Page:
15 March 2018

Highlander vs Ladyhawke

This past weekend I was able to compare two mid-80s fantasy films, one of which I'd never seen and one that I'd not viewed since its cinematic release. The former was Russell Mulcahy's 1986 trans-Atlantic immortality shtick Highlander, which was screening in the main theatre at the Embassy, and the latter was Richard Donner's 1985 fantasy romance Ladyhawke, which I bought years ago on DVD in the UK and finally got around to opening and rewatching on Sunday.

Many big films passed me by in the 1980s, and I never caught up with Highlander or its many sequels on TV either. Many Gen-X movie-watchers are still fond of Mulcahy's film, and there was a strong Friday night turnout for the screening. Finally, this was my chance to see what all the fuss was about - after all, the Embassy is known for its canny scheduling of vintage crowd-pleasers, like last year's screening of the bonkers Flash Gordon, which attracted a 'lively' post-work audience bent on whooping at scenes they recognised.

With a suitably hokey premise of immortal warriors duelling throughout the centuries and the striking Scottish scenery as a counterpoint to the opening, grimy New York setting, Highlander is an exercise in high camp dressed up as a blockbuster. In the American scenes it's shot in fast-edited music video style, with the odd flourish of a grandiose crane shot in the opening wrestling match scene and a God's eye-view shot of a hospital ward, aping a famous Taxi Driver shot. There's plenty of fire sprinkler action to facilitate the mandatory 80s neon reflections, and the fast cutting breaks the action scenes into dozens of often nonsensical shots. In Scotland there's some fine set-dressing as the stunning Eilean Donan Castle serves as the hall of Clan MacLeod, and the spectacular vistas of the highland mountains and glens, little known to Hollywood audiences, give the film a rare scenic beauty. This is not matched, sadly, by its script.

While sporadically impressive to look at, Highlander is also hamstrung by its weak lead actor, with Christopher Lambert failing to summon much charisma as the undying Connor. At least his Scottish accent is a fair attempt for a Quebecois. It's far from convincing, certainly, but it's probably not actually offensive to Scots. It's just a pity that the blank performance Lambert offers isn't counterbalanced by any evident physical prowess in the combat scenes (and a lot can be forgiven in such cases: see Tony Jaa and Gina Carano, for example). As a rule, a film like Highlander lives or dies on the quality of its fight scenes, and due to a combination of lacklustre choreography, nakedly overdubbed sound effects, comically late exploding rocks and excessive editing all the fights bar the admittedly visually appealing finale are curiously unexciting.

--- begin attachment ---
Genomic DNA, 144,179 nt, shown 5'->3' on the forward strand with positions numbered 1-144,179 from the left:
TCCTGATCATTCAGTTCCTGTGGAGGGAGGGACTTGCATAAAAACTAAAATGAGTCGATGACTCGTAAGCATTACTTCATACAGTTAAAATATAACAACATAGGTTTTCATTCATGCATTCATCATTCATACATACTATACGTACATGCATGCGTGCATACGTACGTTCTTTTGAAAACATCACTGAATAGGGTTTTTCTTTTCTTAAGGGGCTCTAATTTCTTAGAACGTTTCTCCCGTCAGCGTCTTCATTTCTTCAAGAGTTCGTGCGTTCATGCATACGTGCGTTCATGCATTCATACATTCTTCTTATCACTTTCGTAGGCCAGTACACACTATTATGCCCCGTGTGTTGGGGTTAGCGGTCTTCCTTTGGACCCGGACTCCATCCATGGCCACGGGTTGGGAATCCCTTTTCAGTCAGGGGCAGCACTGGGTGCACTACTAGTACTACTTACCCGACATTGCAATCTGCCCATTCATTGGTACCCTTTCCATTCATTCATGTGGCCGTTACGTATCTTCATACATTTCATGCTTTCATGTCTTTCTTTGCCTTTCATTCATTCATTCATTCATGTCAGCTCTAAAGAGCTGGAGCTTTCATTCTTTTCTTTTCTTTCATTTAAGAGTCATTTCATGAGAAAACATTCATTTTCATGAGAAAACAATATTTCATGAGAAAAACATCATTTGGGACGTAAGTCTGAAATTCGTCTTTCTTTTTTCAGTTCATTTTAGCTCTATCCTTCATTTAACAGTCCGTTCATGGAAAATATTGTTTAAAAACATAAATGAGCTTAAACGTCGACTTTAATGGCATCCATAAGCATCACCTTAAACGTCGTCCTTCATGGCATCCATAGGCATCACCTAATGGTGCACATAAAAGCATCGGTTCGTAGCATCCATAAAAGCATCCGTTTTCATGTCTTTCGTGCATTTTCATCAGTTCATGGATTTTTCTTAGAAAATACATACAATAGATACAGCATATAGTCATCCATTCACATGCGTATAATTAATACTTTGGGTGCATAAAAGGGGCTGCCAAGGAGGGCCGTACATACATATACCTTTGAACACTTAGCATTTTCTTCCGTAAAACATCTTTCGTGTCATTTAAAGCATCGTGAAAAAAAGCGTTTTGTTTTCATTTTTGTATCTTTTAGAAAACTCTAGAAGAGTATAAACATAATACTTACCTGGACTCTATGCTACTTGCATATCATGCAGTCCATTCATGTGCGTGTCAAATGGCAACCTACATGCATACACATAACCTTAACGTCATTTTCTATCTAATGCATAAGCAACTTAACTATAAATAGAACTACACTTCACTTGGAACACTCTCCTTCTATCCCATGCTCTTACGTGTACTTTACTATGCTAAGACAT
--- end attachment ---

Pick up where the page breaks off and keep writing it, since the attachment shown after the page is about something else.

Of course Highlander also features Sean Connery in Scotland playing a Spanish-Egyptian something-or-other, not sounding a jot different to the way Sean Connery normally sounds. I love the fact that the film credits a Spanish dialogue coach for Connery, when he clearly can't be arsed and is just using the film money to extend his mansion in Marbella. But despite slumming it, Connery at least looks like he's enjoying himself - well, it's certainly no stretch for him, is it? There's also creditable support from the surprisingly age-appropriate female foil, expert metallurgist Brenda (Roxanne Hart) and the unhinged scenery-chewing villain The Kurgan (Clancy Brown), who is afforded his very own definite article.

The one major advantage Highlander has is its rock soundtrack by Queen, and in Freddie Mercury they found possibly the only person over-the-top enough to channel the lunatic excess of the film with sincerity. This musical partnership with Queen afforded some genuinely memorable songs, including Mercury's A Kind of Magic (although in a version with fewer hooks than the single version, or indeed the Live Aid one) and Brian May's genuinely wistful Who Wants to Live Forever.


By rewatching Ladyhawke, on the other hand, I was running a risk of spoiling a fond childhood memory of a film that while perhaps not as gob-smackingly fantastic as Labyrinth or Back to the Future, was certainly untainted by any negative connotations. And it featured that safest of mid-80s bets, a lead performance by Matthew Broderick (Ferris Bueller's Day Off, WarGames, Biloxi Blues). Watching it a second time as an adult, I can appreciate that it's solid, mid-range fantasy fare, with a few features that enable it to punch above its weight and justify its presence.